The Central Bank of Nigeria (CBN) on Tuesday flagged-off the first ever rain-fed wheat programme in the country, which aims to slash the importation of the commodity by 60 per cent in two years.
The initiative is also expected to save the country $2 billion annually in foreign exchange.
Speaking in Jos, Plateau State, during the unveiling ceremony for the Nigerian Brown Revolution, which is a central bank wheat value chain intervention, CBN Governor, Mr. Godwin Emefiele, said following the successes in the Anchor Borrowers’ Programme (ABP), the apex bank decided to extend the gains recorded in the rice and maize value chains to wheat production.
He said the plan was to ultimately eliminate wheat importation or reduce it to an insignificant contributor to the country’s total food import bill, adding that the wheat programme would benefit over 150,000 farmers.
He also said the programme would be implemented in 15 states on about 180,000 hectares of land.
Emefiele said the programme would address the impact of wheat importation on foreign exchange.
Represented at the occasion by CBN Deputy Governor, Corporate Services Directorate, Mr. Edward Adamu, the CBN governor said the country spends about $2 billion annually importing 5.2 metric tonnes of the commodity to meet local demand.
He said the programme was expected to add about 2,000 metric tons of seeds to the nation’s national seed stock and potentially add 750,000 metric tons of wheat to national output annually through rain-fed wheat cultivation in Plateau, Mambila Plateau and Obudu Plateau in the short-term.
Emefiele, however, pointed out that wheat remained the third most widely consumed grain in the country after maize and rice.
He said the country only produces about one per cent (63,000 metric tons) of the 5-6 million metric tons of the commodity consumed annually in Nigeria.
He said the enormous demand-supply gap was bridged with over $2 billion spent annually on wheat importation, making wheat the second highest contributor to the country’s food import bill.
He said given the high growth rate of the country’s population and the demographic structure, the demand for wheat was projected to continue to rise, thereby intensifying pressure on the country’s reserves unless a decisive step is taken to grow the commodity locally.
Emefiele, also pointed out that over the years, the availability of low-yielding seeds variety locally and poor agronomic practices had hampered successful cultivation of wheat in the country, leading to low productivity as well as making wheat production unappealing to farmers and unattractive for private sector investment.
He added that the CBN, in order to change the narrative and leverage domestic production to bridge the demand-supply gap in the country, decided to add wheat to the list of focal commodities to be supported under the bank’s agricultural intervention programmes.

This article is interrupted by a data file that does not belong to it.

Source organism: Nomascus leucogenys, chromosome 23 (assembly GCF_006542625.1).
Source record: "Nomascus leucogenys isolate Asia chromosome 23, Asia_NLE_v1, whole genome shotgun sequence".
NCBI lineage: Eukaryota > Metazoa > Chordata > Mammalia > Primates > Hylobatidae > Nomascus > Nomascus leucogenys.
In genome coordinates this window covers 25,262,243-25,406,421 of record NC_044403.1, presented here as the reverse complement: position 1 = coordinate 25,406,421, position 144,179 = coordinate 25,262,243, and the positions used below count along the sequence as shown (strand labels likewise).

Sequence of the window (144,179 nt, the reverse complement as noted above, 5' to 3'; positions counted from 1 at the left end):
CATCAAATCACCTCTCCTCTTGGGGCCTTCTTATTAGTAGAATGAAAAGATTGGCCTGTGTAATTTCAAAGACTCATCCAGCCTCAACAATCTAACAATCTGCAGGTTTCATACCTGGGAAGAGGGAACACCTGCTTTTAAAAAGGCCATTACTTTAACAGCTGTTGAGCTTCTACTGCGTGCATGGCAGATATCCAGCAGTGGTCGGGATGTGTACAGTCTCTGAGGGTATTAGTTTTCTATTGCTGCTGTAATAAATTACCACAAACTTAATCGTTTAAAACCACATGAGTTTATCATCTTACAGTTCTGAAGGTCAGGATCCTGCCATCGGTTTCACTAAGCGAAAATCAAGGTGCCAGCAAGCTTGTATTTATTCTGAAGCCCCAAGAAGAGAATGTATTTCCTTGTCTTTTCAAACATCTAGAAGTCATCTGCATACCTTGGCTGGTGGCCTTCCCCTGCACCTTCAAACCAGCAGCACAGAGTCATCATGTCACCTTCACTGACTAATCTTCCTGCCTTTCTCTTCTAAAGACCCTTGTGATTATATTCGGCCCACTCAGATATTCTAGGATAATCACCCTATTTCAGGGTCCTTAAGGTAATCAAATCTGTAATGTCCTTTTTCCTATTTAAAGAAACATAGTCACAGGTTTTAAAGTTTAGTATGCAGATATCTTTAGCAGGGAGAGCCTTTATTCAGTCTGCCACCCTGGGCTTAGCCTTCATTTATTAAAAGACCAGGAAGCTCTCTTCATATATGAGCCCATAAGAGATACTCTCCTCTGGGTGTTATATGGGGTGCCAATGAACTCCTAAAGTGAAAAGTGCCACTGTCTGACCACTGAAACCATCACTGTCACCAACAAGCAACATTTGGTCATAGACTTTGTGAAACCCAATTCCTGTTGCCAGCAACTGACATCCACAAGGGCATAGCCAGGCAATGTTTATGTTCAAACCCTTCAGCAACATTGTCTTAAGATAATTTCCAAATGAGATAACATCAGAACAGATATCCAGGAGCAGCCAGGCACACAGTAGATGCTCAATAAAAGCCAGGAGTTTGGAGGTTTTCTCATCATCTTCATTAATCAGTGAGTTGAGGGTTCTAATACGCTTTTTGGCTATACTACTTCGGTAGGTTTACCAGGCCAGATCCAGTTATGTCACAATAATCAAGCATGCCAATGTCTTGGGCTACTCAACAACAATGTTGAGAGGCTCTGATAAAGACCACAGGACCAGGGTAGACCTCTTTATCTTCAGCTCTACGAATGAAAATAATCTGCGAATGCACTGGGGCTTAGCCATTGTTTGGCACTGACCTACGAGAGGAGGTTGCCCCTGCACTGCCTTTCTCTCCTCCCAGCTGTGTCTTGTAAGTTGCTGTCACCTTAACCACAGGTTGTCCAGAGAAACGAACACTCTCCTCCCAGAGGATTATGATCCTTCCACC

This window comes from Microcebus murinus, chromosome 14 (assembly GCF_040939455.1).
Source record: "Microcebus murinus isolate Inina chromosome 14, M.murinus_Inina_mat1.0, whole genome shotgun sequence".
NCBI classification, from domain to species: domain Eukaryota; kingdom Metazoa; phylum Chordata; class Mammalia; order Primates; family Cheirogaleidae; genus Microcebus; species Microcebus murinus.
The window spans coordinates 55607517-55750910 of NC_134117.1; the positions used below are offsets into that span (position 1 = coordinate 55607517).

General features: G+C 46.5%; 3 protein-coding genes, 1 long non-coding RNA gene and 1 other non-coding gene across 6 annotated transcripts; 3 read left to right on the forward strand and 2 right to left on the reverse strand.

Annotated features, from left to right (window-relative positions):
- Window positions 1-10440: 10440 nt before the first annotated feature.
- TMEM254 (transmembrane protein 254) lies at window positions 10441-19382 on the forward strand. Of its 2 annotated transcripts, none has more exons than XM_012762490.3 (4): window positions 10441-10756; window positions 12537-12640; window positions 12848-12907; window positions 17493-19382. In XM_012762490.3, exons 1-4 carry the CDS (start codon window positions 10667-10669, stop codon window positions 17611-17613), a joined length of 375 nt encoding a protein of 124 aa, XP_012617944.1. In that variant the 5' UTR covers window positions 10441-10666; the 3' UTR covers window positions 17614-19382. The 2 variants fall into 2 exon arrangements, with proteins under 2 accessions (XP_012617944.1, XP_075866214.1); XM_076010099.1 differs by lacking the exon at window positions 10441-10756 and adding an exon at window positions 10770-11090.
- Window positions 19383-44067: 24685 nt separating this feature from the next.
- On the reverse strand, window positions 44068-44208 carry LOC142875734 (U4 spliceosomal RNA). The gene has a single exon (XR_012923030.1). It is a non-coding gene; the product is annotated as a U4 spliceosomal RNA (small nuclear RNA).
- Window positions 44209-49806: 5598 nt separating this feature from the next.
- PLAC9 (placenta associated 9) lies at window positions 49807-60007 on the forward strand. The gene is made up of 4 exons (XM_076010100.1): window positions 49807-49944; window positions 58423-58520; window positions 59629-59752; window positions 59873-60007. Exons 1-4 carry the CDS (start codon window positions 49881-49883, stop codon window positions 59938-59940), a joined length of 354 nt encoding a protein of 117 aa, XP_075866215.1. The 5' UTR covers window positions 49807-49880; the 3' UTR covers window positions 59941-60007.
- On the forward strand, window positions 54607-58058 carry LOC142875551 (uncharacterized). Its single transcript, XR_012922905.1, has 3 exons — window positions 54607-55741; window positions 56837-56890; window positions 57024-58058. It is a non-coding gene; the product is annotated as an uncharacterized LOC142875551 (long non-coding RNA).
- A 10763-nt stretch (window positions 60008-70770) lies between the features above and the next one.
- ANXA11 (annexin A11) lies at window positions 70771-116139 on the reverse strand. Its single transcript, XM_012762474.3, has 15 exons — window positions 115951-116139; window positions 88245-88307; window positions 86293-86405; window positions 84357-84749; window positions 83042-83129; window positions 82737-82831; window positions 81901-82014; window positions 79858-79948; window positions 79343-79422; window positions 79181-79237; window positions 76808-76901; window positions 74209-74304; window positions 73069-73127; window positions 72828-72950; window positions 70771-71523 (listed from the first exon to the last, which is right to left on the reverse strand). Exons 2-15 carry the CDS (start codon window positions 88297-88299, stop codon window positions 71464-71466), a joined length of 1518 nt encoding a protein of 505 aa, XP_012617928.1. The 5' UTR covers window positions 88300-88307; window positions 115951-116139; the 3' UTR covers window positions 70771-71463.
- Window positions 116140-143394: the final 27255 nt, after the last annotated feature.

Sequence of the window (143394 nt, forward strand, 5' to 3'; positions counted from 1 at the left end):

He stressed that improved seeds varieties constituted the bedrock of any crop production process, adding that the country had made some progress with regards to acquisition of high yielding varieties from Mexico with potential average yield per hectare of 5-7 metric tons as against a range of 0.8-1.8 metric tons yield per hectare of those varieties previously cultivated.
Emefiele said the two-pronged approach of seed multiplication and grains production already adopted is expected to sustain the propagation of seeds and guarantee availability of high-yielding seeds to farmers.
He said the CBN’s strategy for the wheat value chain involved
ensuring availability of high-yield seeds by financing seed multiplication and establishment of seed ripple centres.
Other are expanding land under cultivation for wheat to a capacity that could meet total national demand through association and collaboration with relevant federal agencies and state governments.
He said the strategy was to also pursue strategic collaboration with key stakeholders in the wheat value chain for sustained local production.
Emefiele, however, said food security remained a major delivery for governments across the globe, hence the bank was supporting the efforts of the federal government by providing affordable and accessible financing options to drive domestic food production.
He said the ABP remained a game changer in financing smallholder farmers through innovative funding models centred around building an effective agro-ecosystem, hinged on the value chain approach.
He said the ABP had recorded successes in supporting smallholder farmers to increase the cultivation of different commodities across the 36 States of the federation including the Federal Capital Territory (FCT).
The governor said through the programme, N788.035 billion had been disbursed to about four million farmers through 23 Participating Financial Institutions (PFI).
He said so far, 4.796 million hectares of farmlands had been cultivated under the programme covering 21 commodities.
He said the flag-off of the wheat programme was auspicious in a lot of ways as it heralds the commencement of the Brown Revolution Journey, which is the CBN’s mantra for repositioning wheat production in the country.
He said it was also the first major wet season wheat production in the country with about 700 hectares put under cultivation in Kwall, Kassa, Jol, Kafi Abu and Sop in Jos.
He said: “The CBN will not rest on its oars as we continue to work with our partners, Lake Chad Research Institute (LCRI), to expand the frontiers of wheat production in Nigeria to areas like northern Oyo, Kogi and Kwara states.
“The wheat fields you are seeing here today are historic and further underscore the enormous potentials in our agricultural landscape.
“We are hopeful that with the right technology and agronomic practices, we can change the narratives and develop two wheat cropping cycles to support an aggressive drive to bridge the wheat demand-supply gap in Nigeria.”
James Emejo in Abuja